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Thursday, December 22, 2011

Mudejan Cuisine by Jenny

Welcome to Elaine's blog.  My name is Violet McCallum, and this handsome man beside me is my husband Matt.  Elaine told our story in her book A New Dream, so we decided to give her the month of December off.  We've done a good job too, haven't we, Matt?

I think so.  Readers, you've stopped by at just the right time.  With Christmas coming, I bet you'd like a new recipe to try, so this entire week we'll be posting recipes supplied by Elaine's author friends. Violet, who's up today?

Today's recipe is supplied by Jenny Twist.  It's a Mudejan recipe, and it sounds good.  Jenny told me that they eat a lot of Moorish cuisine in her part of Spain.  It was ruled by the Moors for hundreds of years, and those who weren't kicked out by the Christians were known as the Mudejans - 'The Ones Who Stayed Behind.'  Here's the recipe.


2-3 Pork fillets (depending on size)

20 Rashers streaky bacon or pancetta

Walnuts, roughly chopped

Dates, pitted and roughly chopped

2 Large tomatoes, skinned and diced

1 Carrot, diced

1 Stick celery, diced

1 Onion, diced

250 ml white wine

500 ml meat stock

Black pepper, salt, sprigs of rosemary and thyme

Serves 6 as a main course

Slit each fillet lengthways almost all the way through. Turn over and beat flat. Turn back again and lay a line of walnut down the centre, then a line of dates. Roll up the fillet and wrap with 4 or 5 rashers of bacon\pancetta.

Bake in a medium oven (180 deg. C) for about 45 min. or in a barbecue with a lid. (If the latter, keep the centre of the BBQ clear of coals and place a drip tray there.)

For the sauce, sweat the diced vegetables in olive oil until soft. Now add a handful each of chopped dates and walnuts, the herbs, salt and pepper, wine, stock and the remaining bacon\pancetta, and simmer for ½ hour. Take out the bacon and any woody bits of herb and blend the rest. Put the puree back in the pan and reduce until the thickness and flavour are to your liking. Sieve for a smoother finish if prefered

When the meat is done let it rest a few minutes and remove the bacon. (You can leave it on if you prefer but it´s given up a lot of its flavour and makes carving more difficult.) Slice the fillets at a slant about 1 -2 cm thick. This dish is good hot or cold.

Wow, Violet, that sounds great.  Maybe we should try this for Christmas.

(Violet frowns.)  You don't want my turkey and stuffing?

Oh, yeah, it's great.  (Aside to readers: But I like pork better.  Shh.  Don't tell her I said so.)  Honey, let's share an excerpt from Jenny's book.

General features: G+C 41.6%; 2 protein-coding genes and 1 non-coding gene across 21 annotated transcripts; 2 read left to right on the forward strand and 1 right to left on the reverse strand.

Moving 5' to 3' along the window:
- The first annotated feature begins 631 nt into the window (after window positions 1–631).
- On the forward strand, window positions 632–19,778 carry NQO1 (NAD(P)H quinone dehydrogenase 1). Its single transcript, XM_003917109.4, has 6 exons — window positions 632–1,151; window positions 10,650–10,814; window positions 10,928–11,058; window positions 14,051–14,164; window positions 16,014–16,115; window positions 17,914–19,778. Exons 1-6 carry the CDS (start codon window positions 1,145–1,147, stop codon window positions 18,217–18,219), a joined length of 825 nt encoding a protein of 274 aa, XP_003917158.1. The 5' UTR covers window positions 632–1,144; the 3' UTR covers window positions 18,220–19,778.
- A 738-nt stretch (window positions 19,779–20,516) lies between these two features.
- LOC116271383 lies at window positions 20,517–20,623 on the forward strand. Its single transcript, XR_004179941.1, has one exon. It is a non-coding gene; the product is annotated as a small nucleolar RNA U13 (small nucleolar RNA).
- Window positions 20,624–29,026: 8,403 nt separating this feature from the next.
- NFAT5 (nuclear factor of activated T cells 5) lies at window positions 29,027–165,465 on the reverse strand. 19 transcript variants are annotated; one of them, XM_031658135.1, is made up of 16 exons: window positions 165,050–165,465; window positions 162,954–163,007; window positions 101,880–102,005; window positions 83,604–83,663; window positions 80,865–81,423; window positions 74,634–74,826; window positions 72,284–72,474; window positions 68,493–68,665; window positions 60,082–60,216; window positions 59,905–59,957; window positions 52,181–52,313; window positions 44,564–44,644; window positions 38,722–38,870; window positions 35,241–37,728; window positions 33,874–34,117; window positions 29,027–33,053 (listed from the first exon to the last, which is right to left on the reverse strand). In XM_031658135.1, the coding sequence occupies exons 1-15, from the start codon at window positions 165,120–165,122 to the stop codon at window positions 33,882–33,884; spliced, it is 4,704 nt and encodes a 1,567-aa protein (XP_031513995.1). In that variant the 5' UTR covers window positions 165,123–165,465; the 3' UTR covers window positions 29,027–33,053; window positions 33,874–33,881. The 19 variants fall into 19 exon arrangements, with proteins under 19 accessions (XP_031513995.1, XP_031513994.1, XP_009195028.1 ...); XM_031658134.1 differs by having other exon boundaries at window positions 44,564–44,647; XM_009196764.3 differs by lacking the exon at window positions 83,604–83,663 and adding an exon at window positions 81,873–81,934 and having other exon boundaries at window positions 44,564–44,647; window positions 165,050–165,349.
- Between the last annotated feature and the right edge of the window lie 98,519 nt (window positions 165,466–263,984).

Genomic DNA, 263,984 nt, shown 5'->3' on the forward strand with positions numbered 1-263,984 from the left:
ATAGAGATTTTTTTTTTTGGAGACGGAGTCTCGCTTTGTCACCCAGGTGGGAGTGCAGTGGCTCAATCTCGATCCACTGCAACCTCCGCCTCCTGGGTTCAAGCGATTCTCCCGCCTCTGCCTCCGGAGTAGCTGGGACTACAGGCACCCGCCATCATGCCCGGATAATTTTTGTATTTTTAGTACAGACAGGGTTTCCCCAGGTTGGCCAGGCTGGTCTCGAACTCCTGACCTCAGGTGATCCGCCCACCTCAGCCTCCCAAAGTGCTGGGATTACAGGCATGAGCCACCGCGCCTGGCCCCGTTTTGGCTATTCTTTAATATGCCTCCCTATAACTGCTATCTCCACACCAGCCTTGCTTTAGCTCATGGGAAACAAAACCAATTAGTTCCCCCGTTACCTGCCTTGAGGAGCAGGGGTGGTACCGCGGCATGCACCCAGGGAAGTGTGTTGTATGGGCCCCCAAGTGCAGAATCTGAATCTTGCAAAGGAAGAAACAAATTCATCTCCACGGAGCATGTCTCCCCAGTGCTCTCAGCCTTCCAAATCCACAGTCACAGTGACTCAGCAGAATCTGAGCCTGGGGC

Good idea.  Here goes.

G Rated Excerpt from Domingo's Angel - Jenny Twist
The next day he took his goats to the top of the ridge near the pass and looked down on the smallest casita of Guillermo the mayor. There was a mule tethered outside and a string of washing had been hung between two almond trees. Otherwise there was no sign of life. Halfway down the slope was a large algarrobo tree. He decided it would be an ideal place for lunch.

But although he sat and watched the little house all the time as he ate his bread and cheese and olives and drank his wine, nobody came out and nothing happened. Only the mule moved along the side of the house to keep in the shade as the sun moved round. So he went to sleep.

When he woke up, someone was calling him. “Hola, goatherd!”

He squinted up into the sun and there, standing before him was an angel. It was very tall and thin and there was a fiery halo round its head. “Hello,” it said, "Soy Ángela - I am angel. I am delighted to meet you! Who are you?”

In absolute panic, Domingo shot up into a sitting position and shuffled backwards into the algarrobo tree. His head hit the hard trunk with a resounding crack and he subsided and slumped back down, feeling a little stunned.
The angel came forward into the shadow of the algarrobo tree and he realised that the halo was, in fact, hair - very long hair - falling in waves down beyond her shoulders and almost to her waist. It was exactly the colour of oranges that have dried on the tree. Her skin was so white it was almost blue and her eyes were so pale they had no colour at all. “How could they think she was a dead person?” he thought in a confused fashion. “She is obviously an angel.”
Happy reading
Jenny Twist


Jenny Twist said...

Hi Elaine
Thank you for having me on your blog. Hope all your friends enjoy the recipe. It's one of my favourites.

Criss said...

Hi Elaine & Jenny! I'm always on the hunt for new recipes so thank you for this great one, I'll be sure to try it out. Love the except! Happy Holidays!

Elaine Cantrell said...

Thanks for stopping by, Criss. I'm definitely trying Jenny's recipe. It sounds delicious.

Jenny Twist said...

Thanks, Criss. I'm sure you'll enjoy it. My husband's pièce de résistance!